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Dr. Laura Russell’s Column

Online Emotional Safety
by Laura Russell, PhD

Cyberspace is a vital, rich, exciting and wonderful `place’. Friends, information, and consumer goods. While you are online, please pay attention to your emotional safety. There are three very important ideas related to your online safety that I discuss below:

  • Knowledge is power.
  • Trust what YOU think.
  • Use self-care when something you read bothers you.

Knowledge Is Power
You have probably heard the old saying: “Knowledge is power”. That is especially true for you when you are feeling emotional pain.

Information is vital. Your ability to care for yourself depends upon it. As you gain added information, you can improve your ability to self-nurture.

You become fully informed. Then you have enough information to help you define the problem for yourself The more you know about yourself and your issues, the better your decisions will be. After that, your new knowledge about the different approaches available for your issues will help you make the very best choice for yourself.

Trust What YOU Think
There is one danger in this search for knowledge. People too often assume that anyone else knows better than they do. This may be true when you are talking about practical matters. So, I can assume that my accountant knows more about accounting, or the computer expert knows more about computers.

This is not the truth when we are talking about the subject of your thoughts, feelings, and living problems. You are the only authority on you.

This may sound surprising coming from a mental health counselor. However, truly you are the only person who thinks your thoughts, feels your feelings, and has to live with your dilemmas. This means that you SHOULD assume you are RIGHT when you disagree with what you read.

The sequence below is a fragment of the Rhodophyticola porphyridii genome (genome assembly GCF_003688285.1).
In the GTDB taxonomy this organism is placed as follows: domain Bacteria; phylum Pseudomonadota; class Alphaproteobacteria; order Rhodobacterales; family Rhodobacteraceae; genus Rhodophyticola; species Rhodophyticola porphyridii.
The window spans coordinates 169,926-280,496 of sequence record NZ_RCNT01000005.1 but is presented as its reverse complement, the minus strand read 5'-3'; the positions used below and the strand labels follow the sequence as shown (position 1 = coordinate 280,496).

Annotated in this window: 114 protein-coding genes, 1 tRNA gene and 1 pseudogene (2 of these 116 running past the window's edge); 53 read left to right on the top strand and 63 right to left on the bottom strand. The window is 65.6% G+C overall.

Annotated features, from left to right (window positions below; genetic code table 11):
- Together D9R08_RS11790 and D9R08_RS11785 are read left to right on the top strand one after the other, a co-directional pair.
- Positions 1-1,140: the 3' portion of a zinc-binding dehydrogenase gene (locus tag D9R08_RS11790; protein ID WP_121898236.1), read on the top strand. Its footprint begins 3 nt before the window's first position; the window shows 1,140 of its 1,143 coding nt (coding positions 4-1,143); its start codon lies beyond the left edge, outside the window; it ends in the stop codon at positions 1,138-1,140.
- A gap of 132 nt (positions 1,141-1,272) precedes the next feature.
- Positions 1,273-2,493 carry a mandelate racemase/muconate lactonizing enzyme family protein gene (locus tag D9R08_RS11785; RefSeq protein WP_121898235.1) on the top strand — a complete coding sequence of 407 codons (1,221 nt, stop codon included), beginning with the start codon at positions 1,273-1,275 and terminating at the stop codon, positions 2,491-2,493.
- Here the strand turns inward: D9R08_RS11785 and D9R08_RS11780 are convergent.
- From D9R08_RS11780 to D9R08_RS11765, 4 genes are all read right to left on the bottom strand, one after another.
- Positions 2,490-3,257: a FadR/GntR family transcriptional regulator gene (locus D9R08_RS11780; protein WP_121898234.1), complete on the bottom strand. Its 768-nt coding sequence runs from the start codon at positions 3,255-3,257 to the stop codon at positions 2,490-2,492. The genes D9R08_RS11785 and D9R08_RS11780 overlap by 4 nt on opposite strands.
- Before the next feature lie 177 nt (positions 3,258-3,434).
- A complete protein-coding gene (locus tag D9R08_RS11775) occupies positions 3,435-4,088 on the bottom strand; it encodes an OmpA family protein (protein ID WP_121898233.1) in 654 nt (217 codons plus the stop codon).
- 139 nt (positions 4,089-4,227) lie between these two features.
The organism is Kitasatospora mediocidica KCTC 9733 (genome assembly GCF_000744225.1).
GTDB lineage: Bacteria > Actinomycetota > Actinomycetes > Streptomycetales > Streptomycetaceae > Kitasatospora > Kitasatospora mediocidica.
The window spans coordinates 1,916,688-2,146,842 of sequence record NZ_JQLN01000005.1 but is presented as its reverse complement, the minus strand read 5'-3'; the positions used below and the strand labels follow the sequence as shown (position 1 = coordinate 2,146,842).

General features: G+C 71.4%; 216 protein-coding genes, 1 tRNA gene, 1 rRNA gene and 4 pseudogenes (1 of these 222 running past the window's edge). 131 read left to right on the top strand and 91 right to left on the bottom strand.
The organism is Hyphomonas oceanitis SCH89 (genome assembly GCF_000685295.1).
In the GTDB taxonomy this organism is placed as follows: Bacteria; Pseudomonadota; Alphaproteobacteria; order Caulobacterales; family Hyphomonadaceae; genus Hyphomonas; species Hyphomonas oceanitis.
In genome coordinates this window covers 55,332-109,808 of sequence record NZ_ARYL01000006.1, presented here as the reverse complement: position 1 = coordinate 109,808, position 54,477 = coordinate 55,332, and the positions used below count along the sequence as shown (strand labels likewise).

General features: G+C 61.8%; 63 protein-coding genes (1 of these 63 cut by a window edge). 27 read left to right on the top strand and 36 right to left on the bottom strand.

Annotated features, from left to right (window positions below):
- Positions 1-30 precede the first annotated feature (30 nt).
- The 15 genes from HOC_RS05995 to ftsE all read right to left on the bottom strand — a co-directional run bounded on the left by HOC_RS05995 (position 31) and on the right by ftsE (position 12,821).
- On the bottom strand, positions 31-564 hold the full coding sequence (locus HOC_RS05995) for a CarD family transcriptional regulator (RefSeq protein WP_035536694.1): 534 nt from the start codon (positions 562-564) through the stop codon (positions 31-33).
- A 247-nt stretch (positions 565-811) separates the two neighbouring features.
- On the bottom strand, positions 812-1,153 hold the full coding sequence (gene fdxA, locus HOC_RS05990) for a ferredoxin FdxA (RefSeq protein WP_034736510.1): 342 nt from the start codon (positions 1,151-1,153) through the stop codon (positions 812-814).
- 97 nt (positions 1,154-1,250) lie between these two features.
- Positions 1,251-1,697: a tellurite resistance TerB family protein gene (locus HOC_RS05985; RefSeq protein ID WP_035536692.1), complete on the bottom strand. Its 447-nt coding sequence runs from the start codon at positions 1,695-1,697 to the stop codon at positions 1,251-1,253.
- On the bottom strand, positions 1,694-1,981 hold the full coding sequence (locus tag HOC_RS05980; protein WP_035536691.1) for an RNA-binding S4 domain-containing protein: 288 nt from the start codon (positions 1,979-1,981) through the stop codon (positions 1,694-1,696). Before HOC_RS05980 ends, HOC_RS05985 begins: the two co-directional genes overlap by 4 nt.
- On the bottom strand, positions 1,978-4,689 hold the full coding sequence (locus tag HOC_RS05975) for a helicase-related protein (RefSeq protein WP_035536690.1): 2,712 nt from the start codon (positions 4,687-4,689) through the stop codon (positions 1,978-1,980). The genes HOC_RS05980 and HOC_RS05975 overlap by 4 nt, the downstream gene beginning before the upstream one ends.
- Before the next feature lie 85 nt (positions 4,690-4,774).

Use Self-Care When Something You Read Bothers You
If you begin reading material online that bothers you or upsets you in any way, stop reading. Take some time out and think about what healthy activities would make you feel better.

Here is a brief list of activities to help yourself regain your emotional control when you read ideas that are difficult.

  • Use self-talk and say: I can trust my own opinions about this.
  • Use self-talk to tell yourself you are O.K.
  • Trust your own opinions on the issues, no matter what you read or who wrote it.
  • Do some sort of small, time-limited sorting activity; for example, clean your sock drawer or rearrange the books on one shelf in your bookcase.
  • Do some sort of small, time-limited cleaning activity. Examples of this are washing a few dirty dishes or surface dusting in your living room, or straightening up one room.
  • Go for a short walk.
  • Listen to music, read some light fiction, or watch something mindless on television.
  • Take a bath or shower.
  • Surf over to an inspirational and comforting website.

When you feel like you can, talk or write to someone about what has upset you. You have available to you the most wonderful resources. You could write an e-mail to a friend, post on a message board or listserv, even use a chat to express yourself. You’ll find that many others often share your views. At the very least, you will feel relieved to know that someone else understands your thoughts.

If you struggle with suicidal thoughts, violent thoughts, or possible hallucinations, Cyberspace does not have enough contact with you to support your mental health and safety. Please contact a therapist, crises hot line, or local mental health department in your city.

If you are this very minute bothered by dangerous thoughts, feelings and strong impulses, please log off your computer. Call your local hospital emergency room, or dial 911.

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Disclaimer:   I am not a health care professional. I am an abuse survivor. The resources on this site are for information and education only. Information on this website is meant to support not replace the advice of a licensed health care or mental health care professional. Please consult your own physician for health care advice.

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